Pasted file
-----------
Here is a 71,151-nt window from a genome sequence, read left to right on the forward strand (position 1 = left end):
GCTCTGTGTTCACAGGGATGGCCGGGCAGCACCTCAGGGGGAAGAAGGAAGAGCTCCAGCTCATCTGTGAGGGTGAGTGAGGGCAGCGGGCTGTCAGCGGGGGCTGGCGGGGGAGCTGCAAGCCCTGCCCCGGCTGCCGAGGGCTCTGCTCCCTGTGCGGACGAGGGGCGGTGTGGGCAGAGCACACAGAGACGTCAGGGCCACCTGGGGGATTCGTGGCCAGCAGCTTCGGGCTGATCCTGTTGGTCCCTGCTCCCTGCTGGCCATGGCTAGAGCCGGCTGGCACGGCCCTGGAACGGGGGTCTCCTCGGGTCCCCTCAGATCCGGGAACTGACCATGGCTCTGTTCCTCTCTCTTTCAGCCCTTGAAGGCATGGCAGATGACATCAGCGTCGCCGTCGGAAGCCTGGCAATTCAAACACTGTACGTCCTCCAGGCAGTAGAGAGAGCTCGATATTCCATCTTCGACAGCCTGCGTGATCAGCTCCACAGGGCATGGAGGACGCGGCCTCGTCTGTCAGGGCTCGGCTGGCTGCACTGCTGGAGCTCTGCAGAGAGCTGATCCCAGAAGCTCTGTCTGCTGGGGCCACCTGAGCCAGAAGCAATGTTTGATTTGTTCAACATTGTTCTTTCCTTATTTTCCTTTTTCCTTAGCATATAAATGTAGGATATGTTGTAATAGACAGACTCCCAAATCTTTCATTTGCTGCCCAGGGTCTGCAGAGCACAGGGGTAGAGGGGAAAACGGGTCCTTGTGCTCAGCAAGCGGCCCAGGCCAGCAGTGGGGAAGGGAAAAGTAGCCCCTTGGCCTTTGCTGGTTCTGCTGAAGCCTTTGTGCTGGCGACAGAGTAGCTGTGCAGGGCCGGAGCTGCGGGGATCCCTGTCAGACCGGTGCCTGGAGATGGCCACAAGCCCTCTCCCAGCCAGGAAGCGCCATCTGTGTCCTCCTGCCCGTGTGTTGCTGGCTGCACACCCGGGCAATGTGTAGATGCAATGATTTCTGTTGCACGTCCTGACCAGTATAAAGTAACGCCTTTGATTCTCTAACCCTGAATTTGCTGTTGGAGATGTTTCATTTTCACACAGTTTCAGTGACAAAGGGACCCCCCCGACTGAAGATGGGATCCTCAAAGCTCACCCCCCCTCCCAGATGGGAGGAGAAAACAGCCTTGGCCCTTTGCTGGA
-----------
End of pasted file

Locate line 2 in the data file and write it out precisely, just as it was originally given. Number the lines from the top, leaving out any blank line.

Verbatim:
GCTCTGTGTTCACAGGGATGGCCGGGCAGCACCTCAGGGGGAAGAAGGAAGAGCTCCAGCTCATCTGTGAGGGTGAGTGAGGGCAGCGGGCTGTCAGCGGGGGCTGGCGGGGGAGCTGCAAGCCCTGCCCCGGCTGCCGAGGGCTCTGCTCCCTGTGCGGACGAGGGGCGGTGTGGGCAGAGCACACAGAGACGTCAGGGCCACCTGGGGGATTCGTGGCCAGCAGCTTCGGGCTGATCCTGTTGGTCCCTGCTCCCTGCTGGCCATGGCTAGAGCCGGCTGGCACGGCCCTGGAACGGGGGTCTCCTCGGGTCCCCTCAGATCCGGGAACTGACCATGGCTCTGTTCCTCTCTCTTTCAGCCCTTGAAGGCATGGCAGATGACATCAGCGTCGCCGTCGGAAGCCTGGCAATTCAAACACTGTACGTCCTCCAGGCAGTAGAGAGAGCTCGATATTCCATCTTCGACAGCCTGCGTGATCAGCTCCACAGGGCATGGAGGACGCGGCCTCGTCTGTCAGGGCTCGGCTGGCTGCACTGCTGGAGCTCTGCAGAGAGCTGATCCCAGAAGCTCTGTCTGCTGGGGCCACCTGAGCCAGAAGCAATGTTTGATTTGTTCAACATTGTTCTTTCCTTATTTTCCTTTTTCCTTAGCATATAAATGTAGGATATGTTGTAATAGACAGACTCCCAAATCTTTCATTTGCTGCCCAGGGTCTGCAGAGCACAGGGGTAGAGGGGAAAACGGGTCCTTGTGCTCAGCAAGCGGCCCAGGCCAGCAGTGGGGAAGGGAAAAGTAGCCCCTTGGCCTTTGCTGGTTCTGCTGAAGCCTTTGTGCTGGCGACAGAGTAGCTGTGCAGGGCCGGAGCTGCGGGGATCCCTGTCAGACCGGTGCCTGGAGATGGCCACAAGCCCTCTCCCAGCCAGGAAGCGCCATCTGTGTCCTCCTGCCCGTGTGTTGCTGGCTGCACACCCGGGCAATGTGTAGATGCAATGATTTCTGTTGCACGTCCTGACCAGTATAAAGTAACGCCTTTGATTCTCTAACCCTGAATTTGCTGTTGGAGATGTTTCATTTTCACACAGTTTCAGTGACAAAGGGACCCCCCCGACTGAAGATGGGATCCTCAAAGCTCACCCCCCCTCCCAGATGGGAGGAGAAAACAGCCTTGGCCCTTTGCTGGA